---Aylmer screenwriter’s script a hit on Netflix streaming services
Seeing a script she wrote in 2016 adapted into a motion picture that made it to Netflix on May 12, local screenwriter Christie Leblanc can’t believe her childhood dream has finally come true. “It’s pretty mind-blowing,” Leblanc said, confirming that the film will be available worldwide in 100-plus languages. “It’s crazy.” Having lived in Aylmer for more than 20 years, Leblanc resided on Victor-Beaudry when she wrote the script, while earning a living as a freelance copy editor before moving to Ottawa shortly before the pandemic.
Titled Oxygen, the movie is a French-language (English-written with an English version forthcoming) science-fiction thriller directed by Alexandre Aja, starring French actors Amélie Laurent, Mathieu Amalric, and Malik Zidi. The film is a nightmarishly suspenseful story about a woman who wakes up trapped in a cryogenic unit and fights to regain her memory and stay alive. “It is at its core a survival story,” Leblanc said, loosely dubbing it a horror sci-fi comparison to Buried starring Ryan Reynolds. “How do you survive when there is literally no way out?” The 90-some page script was featured on the Black List – an annual run-down of Hollywood’s best untouched screenplays – in 2016, among 73 screenplays.
The film was initially supposed to be called O2 (the periodic symbol for oxygen) until about a month ago. But Netflix changed it to Oxygen because it was favoured by American audiences. “They did audience testing, and people in the States didn’t know what O2 was,” Leblanc said with a laugh. Seeing years of hard work and dedication come to fruition, Leblanc said getting her script picked up has been absolutely life-changing, allowing her to transform her passion into her life’s work. “It’s absolutely given me a career,” Leblanc said, stating that she had never had a script picked up by anyone before. “It’s launched me.”
A mother of two, Leblanc said her family is thrilled about her accomplishment – despite the pandemic preventing them from seeing it at an extravagant red-carpet premiere. Completing the script in a matter of several weeks – the fastest she had ever written a screenplay – Leblanc said she story came together naturally and fluidly. “This script wrote fairly quickly,” Leblanc said, stating that it typically takes her at least three months to complete the first draft of a screenplay and several more months to complete. “But that’s after like eight months of trying to come up with a concept.”
Going into the project, Leblanc wanted to create a story about someone trapped in a confined space. She couldn’t find a hook for the story that would truly grab audiences’ attention until one day, she became very sick, to the point where she struggled to breathe and temporarily lost her sense of hearing. “It was like living in a fish bowl,” Leblanc said. “You couldn’t really interact with the outside world. It was freaking terrifying. It was the most stress I’ve ever felt in my life. It took about three months before my hearing fully came back.” That’s when it hit her, that the story would revolve around a character who is in essentially the same state she was, but in even more dire circumstances.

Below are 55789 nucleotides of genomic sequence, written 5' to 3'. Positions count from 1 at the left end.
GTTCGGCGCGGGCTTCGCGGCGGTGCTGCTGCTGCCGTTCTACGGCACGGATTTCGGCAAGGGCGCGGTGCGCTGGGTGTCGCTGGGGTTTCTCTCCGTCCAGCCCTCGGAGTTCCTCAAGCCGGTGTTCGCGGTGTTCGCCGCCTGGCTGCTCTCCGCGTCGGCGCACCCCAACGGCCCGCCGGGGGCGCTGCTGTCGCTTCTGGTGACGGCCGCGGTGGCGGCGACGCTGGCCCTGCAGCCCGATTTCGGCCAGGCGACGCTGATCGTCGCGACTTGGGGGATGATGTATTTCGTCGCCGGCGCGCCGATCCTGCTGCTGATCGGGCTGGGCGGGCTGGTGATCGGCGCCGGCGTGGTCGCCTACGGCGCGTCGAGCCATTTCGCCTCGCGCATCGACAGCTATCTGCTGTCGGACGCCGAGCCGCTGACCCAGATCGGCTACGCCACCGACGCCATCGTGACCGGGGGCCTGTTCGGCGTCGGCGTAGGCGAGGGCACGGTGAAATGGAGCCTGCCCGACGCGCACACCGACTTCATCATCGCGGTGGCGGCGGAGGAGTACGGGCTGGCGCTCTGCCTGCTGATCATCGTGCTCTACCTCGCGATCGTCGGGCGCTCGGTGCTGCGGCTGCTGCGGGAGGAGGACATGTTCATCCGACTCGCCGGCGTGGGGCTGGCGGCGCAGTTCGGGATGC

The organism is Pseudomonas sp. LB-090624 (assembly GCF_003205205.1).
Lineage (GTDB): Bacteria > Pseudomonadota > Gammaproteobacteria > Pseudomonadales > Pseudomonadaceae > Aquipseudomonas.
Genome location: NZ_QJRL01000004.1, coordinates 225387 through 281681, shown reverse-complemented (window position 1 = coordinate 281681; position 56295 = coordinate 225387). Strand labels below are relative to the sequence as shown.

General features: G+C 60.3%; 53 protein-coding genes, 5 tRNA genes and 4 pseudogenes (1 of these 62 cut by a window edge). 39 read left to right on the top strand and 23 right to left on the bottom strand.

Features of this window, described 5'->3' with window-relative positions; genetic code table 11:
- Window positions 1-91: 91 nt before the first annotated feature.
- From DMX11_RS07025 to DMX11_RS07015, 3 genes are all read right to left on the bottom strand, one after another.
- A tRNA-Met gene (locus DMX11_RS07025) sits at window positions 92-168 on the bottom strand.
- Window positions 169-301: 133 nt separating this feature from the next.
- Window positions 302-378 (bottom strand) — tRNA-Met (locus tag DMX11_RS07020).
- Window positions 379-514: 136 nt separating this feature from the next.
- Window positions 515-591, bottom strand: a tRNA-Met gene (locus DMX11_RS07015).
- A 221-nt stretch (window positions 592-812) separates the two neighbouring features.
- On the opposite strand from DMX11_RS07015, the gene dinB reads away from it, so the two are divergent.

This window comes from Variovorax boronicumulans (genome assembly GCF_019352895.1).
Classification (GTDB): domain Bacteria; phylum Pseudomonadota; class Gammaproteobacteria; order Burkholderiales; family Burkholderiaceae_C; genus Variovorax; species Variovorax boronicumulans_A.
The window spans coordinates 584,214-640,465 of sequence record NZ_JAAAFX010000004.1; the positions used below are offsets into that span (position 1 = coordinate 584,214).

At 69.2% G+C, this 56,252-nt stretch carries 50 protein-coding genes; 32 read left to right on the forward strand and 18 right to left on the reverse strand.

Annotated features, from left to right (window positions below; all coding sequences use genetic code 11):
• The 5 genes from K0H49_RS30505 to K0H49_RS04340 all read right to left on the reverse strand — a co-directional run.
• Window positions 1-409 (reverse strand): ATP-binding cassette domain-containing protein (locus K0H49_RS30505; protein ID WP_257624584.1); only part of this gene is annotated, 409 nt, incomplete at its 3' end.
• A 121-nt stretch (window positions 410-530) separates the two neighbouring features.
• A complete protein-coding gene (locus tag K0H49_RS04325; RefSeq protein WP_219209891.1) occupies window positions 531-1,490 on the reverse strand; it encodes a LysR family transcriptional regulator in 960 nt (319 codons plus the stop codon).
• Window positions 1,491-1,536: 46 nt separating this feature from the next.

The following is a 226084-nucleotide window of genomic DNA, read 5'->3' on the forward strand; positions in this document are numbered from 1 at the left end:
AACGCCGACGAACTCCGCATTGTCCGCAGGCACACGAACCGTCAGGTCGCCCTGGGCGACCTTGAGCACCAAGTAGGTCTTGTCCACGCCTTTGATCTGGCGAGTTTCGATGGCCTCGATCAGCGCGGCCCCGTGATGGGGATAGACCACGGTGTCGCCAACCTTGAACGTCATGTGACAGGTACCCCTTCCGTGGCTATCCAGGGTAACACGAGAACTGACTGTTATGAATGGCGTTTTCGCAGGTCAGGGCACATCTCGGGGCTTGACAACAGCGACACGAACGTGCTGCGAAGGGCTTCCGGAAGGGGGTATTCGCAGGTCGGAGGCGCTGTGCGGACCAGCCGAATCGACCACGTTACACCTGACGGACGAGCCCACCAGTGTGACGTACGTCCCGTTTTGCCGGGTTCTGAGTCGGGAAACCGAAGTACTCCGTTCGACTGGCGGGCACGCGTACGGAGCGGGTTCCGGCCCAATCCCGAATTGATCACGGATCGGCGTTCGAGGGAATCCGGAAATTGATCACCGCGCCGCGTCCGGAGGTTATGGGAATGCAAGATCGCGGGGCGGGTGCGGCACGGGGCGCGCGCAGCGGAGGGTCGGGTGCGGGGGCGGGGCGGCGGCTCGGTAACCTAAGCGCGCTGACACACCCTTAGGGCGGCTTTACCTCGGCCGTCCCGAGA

Particularly written to be a low-budget movie – around $10,000 - Leblanc said she planned to perhaps direct it herself from her basement, in case it couldn’t generate interest from movie industry people. “That was the goal,” Leblanc said with a laugh, stating that Oxygen is valued at around $15 million.
Glad to be included in the movie production process, as Executive producer, Leblanc said she felt delighted with the final product, adding that the production crew was a joy to work with. “You hear horror stories from writers … about how the script gets totally rewritten and the director changes everything,” Leblanc said. “Aja was totally collaborative from the get go. He loved the script, he believed in the vision, and the notes he brought to it didn’t change the story. They just made it better.”
After watching the final cut, Leblanc couldn’t believe her eyes were seeing an actual Hollywood-level flick written with her own words in real life. “Watching it, there were a couple moments where I had to stop it and cry, because I was so overwhelmed by how perfect it was,” Leblanc said. “Mélanie Laurent, I couldn’t believe the performance she gave,” she added. “I almost feel like I should send her a fruit basket or flowers or something … she did such an amazing job.”
Going forward, Leblanc is going to develop a feature film for French video game company Ubisoft’s new series titled Ubisoft Originals. “They’re going to make a bunch of movies,” Leblanc said. “They’re not gaming movies. But they’re based on the gaming world … it should be going into production very soon.”
Formerly a freelance copy editor, Leblanc was always passionate about movies and writing script, and had long aspired to create her own films. As one of the first seeds to the root of the cinephile she grew to become, Leblanc recalls being around four years old when her brother, who was very enthusiastic about animation, would take her to watch animated films at local movie theatres. “We would see the same movie 10 times in two days,” Leblanc said. “It was a pretty cool intro to the movie world.”
Launching into script writing around eight years before writing O2, Leblanc worked hard to sharpen her skills in the evenings after copy editing during the day. Having written countless crumpled up first drafts, pages of essentially unseen work, and self-described learner scripts, before establishing herself as the Netflix-certified script writer she is today, Leblanc said accomplishing dreams is all about loving what you do and sticking to it. People can follow Leblanc on Twitter at @thatScriptChick.